“In sports medicine, we talk about two types of broken bones,” Dr. Hasan says. “We can have traumatic fracture by falling or we could have a stress fracture, which occurs over time from gradual, multiple pieces of trauma like running. So if we’re training for the marathon and we end up with pain in a bone in the lower extremities, that may actually be a stress fracture.”

Dr. Hasan says you should not run with a broken bone, and a stress fracture is a broken bone. He recommends stop training and let it heal.

Symptoms of a stress fracture include pain with running, getting worse and worse over time. It differs, he says, from a muscle strain or sprain, which gets better over time.

“A muscle strain occurs when the stress of the activity is greater than the strength of the muscle,” he says. “A tendon or ligament sprain occurs when the stress is greater than the strength of the tendon or ligament.”

Differentiating between the two requires a physical exam by a physician trained in sports medicine.

Dr. Knight practices at 2101 S. Arlington Heights Road, Suite 108 in Arlington Heights. To schedule an appointment, call 847-725-8401.

Dr. Hasan practices at 1941 Rohlwing Road in Rolling Meadows. Call 847-618-0850 to schedule an appointment. 

At the 12.5-mile mark, he says, “we have over 100 runners dropping out at that spot every year.” Those who drop out may be injured, undertrained, dehydrated or ill.

“If you feel pain or you’re not feeling right, you should drop out,” he suggests. It’s OK, he adds, because you can always run another race.

Dr. Hasan says a common mistake runners make when training is running too many miles, which increases their risk of injury. Anything over 35 miles per week increases risk. Avoiding stress fractures is another big issue with runners.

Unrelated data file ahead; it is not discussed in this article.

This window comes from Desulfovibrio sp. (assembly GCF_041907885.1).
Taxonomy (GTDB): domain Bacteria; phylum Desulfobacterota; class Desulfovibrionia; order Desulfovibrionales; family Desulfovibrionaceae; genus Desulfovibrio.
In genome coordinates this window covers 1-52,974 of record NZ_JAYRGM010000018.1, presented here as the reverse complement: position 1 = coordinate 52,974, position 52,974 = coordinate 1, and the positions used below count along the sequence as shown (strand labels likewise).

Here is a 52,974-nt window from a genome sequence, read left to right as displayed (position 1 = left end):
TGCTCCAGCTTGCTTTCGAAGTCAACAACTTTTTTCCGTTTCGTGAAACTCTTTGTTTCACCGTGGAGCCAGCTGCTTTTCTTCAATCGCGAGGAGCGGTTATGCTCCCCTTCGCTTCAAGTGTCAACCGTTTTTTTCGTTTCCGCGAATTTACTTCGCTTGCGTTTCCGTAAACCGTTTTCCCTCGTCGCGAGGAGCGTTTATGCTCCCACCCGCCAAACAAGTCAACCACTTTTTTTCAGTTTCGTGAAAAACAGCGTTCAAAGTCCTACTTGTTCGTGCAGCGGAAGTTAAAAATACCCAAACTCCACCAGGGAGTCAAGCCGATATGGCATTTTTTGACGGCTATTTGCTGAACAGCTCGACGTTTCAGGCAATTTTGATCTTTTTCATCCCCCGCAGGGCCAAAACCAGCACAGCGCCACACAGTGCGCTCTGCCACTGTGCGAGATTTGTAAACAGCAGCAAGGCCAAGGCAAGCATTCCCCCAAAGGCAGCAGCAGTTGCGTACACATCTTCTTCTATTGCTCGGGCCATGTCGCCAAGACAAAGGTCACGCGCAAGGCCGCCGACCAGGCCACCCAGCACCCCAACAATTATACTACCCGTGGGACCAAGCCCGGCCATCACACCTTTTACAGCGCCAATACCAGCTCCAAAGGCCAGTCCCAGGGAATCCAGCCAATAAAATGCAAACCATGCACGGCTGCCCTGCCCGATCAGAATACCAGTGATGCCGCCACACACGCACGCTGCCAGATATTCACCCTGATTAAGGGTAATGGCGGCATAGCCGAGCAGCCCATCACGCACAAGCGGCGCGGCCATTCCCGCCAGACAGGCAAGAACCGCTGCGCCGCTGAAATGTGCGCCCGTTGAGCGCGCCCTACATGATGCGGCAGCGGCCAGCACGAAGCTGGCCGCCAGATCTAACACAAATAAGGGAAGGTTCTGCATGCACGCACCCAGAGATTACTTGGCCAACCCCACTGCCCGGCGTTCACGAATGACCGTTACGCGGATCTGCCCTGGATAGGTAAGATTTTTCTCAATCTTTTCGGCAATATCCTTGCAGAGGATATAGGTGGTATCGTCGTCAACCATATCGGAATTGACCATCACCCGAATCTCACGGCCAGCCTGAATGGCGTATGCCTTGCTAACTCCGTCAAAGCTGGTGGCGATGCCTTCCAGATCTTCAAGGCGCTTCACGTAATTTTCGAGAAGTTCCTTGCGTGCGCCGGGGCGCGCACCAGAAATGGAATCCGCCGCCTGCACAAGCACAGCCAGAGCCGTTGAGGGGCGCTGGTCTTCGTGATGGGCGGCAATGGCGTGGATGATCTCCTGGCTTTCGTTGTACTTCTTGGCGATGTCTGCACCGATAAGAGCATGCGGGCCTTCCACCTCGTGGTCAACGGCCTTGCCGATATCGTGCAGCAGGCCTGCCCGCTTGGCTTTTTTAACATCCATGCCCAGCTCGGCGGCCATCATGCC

“In sports medicine, we talk about two types of broken bones,” Dr. Hasan says. “We can have traumatic fracture by falling or we could have a stress fracture, which occurs over time from gradual, multiple pieces of trauma like running. So if we’re training for the marathon and we end up with pain in a bone in the lower extremities, that may actually be a stress fracture.”

Dr. Hasan says you should not run with a broken bone, and a stress fracture is a broken bone. He recommends stop training and let it heal.

Symptoms of a stress fracture include pain with running, getting worse and worse over time. It differs, he says, from a muscle strain or sprain, which gets better over time.

“A muscle strain occurs when the stress of the activity is greater than the strength of the muscle,” he says. “A tendon or ligament sprain occurs when the stress is greater than the strength of the tendon or ligament.”

Differentiating between the two requires a physical exam by a physician trained in sports medicine.

As 45,000 runners face the final stretch of training for the Bank of America Chicago Marathon on October 8, they’re wondering how many miles to put in each week and how to avoid getting injured before the big race.

Benjamin Hasan, M.D., board certified in both family medicine and sports medicine, is a regular Chicago Marathon volunteer at the 12.5-mile mark where he assesses injuries during the race. He has run seven marathons, and he has seen runners make a lot of common mistakes when preparing for the marathon.

At the 12.5-mile mark, he says, “we have over 100 runners dropping out at that spot every year.” Those who drop out may be injured, undertrained, dehydrated or ill.